And if there’s going to be a crypto art wing, there’s probably going to be a crypto Punk in there. There’s going to be these really early genesis projects that people want to be involved with because that was the start of it all. So, to me, even when you had all the copies come out over the last few months of people doing their own version of Punks, to me, that just validates the thesis that much more. People don’t buy fake handbags of bad brands. They buy fake handbags of the highest brands possible because, to me, imitation is the highest compliment.

Tom (00:09:09):

I really like that. Yeah. I’m excited for museums to have it. I guess just thinking about the Punk though, when you bought it, are you expecting the Punk itself to have utility within the Metaverse? Are you expecting to show the soft in VR museums and potentially lend it out and add capabilities to it over time or to you, is this a scarce kind of digital asset, and you don’t really care if there’s additional functionality down the line?

GMoney (00:09:36):

So, I do think that there’s going to be a ton of use cases around it down the road. I mean I think we started to see the beginning of it where Punk owners got a Meebit airdrop to them. The artifact guys did the Punk sneakers where you had to be a Punk owner in order to redeem them.

GMoney (00:09:57):

And I think you’re probably going to see more and more of that, like what you saw on DeFi over the summer where if certain wallets had interacted in governance on certain contracts or yield farm or done things that maybe protocol finds valuable, I think you’re going to see the same thing with Punks in the sense that it’s probably one of the strongest group of collector bases in NFTs where I don’t want to say it’s tribal because people, I think, in the NFT space are super welcoming and willing to help others out. But you have this core group of collectors that if they like your project and get in there, it could help the project rise to prominence faster than if they didn’t go grassroots.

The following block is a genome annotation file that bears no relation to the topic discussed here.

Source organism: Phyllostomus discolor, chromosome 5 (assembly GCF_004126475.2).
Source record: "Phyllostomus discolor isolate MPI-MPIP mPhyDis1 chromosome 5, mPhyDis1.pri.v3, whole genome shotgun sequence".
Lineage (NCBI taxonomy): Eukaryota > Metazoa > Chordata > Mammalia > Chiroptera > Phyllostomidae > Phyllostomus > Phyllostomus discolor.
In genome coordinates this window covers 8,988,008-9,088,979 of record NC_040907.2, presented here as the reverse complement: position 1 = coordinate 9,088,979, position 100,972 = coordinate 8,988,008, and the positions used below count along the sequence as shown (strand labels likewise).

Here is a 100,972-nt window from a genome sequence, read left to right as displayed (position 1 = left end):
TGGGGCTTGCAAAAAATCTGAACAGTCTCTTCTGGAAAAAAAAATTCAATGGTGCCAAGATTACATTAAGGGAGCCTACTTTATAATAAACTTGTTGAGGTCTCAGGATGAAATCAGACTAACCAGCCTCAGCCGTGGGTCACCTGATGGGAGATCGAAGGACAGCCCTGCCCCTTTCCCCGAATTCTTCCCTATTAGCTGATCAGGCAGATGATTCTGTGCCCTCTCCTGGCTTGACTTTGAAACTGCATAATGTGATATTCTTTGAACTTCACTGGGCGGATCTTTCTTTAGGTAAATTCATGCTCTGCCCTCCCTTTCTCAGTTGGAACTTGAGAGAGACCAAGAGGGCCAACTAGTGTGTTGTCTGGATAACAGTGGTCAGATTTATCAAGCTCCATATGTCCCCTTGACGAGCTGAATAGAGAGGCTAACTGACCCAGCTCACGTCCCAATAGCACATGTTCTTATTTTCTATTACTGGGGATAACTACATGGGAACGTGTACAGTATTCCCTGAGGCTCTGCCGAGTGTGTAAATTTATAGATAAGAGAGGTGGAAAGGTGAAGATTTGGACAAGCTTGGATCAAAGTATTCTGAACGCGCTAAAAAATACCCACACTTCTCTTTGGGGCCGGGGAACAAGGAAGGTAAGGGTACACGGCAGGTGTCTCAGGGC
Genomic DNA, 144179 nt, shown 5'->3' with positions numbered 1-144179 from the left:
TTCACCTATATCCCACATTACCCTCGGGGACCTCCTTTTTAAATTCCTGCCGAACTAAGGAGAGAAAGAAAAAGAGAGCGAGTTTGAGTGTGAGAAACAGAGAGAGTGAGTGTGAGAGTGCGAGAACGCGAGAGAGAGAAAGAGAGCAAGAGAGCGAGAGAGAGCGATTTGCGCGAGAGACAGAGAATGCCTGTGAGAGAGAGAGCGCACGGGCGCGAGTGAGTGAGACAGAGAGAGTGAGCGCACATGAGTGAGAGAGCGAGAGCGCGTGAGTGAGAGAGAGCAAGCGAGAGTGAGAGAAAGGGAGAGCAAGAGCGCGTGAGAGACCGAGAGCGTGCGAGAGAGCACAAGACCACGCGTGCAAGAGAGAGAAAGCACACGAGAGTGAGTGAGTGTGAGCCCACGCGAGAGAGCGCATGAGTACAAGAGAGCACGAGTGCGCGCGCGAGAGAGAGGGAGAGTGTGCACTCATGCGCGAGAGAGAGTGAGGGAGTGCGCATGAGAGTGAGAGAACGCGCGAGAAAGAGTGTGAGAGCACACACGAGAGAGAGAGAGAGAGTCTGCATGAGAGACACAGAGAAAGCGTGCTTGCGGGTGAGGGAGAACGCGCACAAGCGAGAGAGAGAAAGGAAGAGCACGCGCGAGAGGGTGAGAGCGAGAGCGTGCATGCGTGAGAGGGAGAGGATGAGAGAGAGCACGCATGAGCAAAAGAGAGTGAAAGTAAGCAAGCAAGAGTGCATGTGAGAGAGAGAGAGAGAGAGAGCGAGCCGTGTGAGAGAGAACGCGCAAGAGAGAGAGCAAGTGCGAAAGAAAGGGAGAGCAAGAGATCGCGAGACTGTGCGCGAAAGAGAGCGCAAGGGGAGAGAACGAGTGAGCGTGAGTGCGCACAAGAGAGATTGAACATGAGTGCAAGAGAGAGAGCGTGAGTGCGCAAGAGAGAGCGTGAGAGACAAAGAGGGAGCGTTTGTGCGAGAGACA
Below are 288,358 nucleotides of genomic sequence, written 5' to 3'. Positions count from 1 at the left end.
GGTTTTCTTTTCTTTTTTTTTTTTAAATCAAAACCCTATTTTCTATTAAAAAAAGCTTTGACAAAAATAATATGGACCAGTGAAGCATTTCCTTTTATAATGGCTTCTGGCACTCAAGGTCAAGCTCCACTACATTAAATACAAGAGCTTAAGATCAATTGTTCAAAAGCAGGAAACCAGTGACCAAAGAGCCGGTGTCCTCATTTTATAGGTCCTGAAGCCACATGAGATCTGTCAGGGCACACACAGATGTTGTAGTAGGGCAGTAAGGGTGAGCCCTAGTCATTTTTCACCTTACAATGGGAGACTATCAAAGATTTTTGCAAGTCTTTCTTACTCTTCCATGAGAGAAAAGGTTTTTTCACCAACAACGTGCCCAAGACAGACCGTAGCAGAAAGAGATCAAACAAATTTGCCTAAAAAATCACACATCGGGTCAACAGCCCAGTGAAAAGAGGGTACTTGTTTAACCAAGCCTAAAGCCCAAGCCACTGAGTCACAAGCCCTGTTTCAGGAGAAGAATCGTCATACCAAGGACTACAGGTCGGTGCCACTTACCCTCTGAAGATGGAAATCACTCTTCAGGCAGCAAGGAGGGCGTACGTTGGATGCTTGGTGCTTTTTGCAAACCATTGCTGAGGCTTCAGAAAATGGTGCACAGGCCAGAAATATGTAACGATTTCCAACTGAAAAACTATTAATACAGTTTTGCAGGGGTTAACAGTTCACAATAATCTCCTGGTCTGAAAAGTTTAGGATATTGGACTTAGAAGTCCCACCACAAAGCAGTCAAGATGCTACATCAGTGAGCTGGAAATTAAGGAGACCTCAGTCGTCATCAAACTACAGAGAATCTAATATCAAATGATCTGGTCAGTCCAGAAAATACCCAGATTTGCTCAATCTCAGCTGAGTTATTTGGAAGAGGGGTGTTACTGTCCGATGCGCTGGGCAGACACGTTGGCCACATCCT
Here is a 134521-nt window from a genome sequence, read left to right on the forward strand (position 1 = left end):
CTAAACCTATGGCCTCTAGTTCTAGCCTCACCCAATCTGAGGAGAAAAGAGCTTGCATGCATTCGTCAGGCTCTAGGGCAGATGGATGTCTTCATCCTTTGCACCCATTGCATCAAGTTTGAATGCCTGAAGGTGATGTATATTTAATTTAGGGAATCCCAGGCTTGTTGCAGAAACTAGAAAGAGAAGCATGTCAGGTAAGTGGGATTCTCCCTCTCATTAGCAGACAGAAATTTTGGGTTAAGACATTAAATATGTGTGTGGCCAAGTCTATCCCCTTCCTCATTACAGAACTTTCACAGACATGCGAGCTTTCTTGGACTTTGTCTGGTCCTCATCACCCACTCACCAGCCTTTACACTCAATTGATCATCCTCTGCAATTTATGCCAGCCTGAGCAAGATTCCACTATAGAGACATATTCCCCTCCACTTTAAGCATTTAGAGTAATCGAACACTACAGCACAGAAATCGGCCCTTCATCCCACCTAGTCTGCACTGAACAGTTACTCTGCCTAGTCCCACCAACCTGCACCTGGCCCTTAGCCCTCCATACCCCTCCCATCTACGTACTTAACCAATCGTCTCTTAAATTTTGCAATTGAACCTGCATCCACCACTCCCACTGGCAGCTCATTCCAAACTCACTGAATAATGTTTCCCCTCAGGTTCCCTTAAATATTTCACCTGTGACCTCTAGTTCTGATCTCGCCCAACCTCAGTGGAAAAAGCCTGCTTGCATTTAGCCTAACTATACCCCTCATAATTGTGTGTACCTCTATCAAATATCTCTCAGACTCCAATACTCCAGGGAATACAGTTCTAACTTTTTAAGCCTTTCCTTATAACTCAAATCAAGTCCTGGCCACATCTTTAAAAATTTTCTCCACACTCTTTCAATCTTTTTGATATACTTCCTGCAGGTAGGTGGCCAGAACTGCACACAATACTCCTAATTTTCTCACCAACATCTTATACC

GMoney (00:10:45):

So, to me, I think you’re going to see more of that going forward. But I don’t think my initial case for Punks was never that. Even though we’re sitting in front of the computer screen now more because of COVID and obviously as the digital future approaches, people are still going to be human. Humans are still going to be humans in the sense that we still want a social status signal. We still want to show our individuality. We still want to do all these things that make us unique, and we’re going to find different ways to display that. And changing your profile picture is just one of those ways that people were doing.

Tom (00:11:25):

That’s awesome, [inaudible 00:11:26], man. Yeah. And I guess for those that might be new to NFTs, I want to stay in the weeds with you on this. But I have to ask what’s the best pushback you’ve given to people that say, “Hey, I’ll just screenshot that NFT and use as my profile picture?”

GMoney (00:11:45):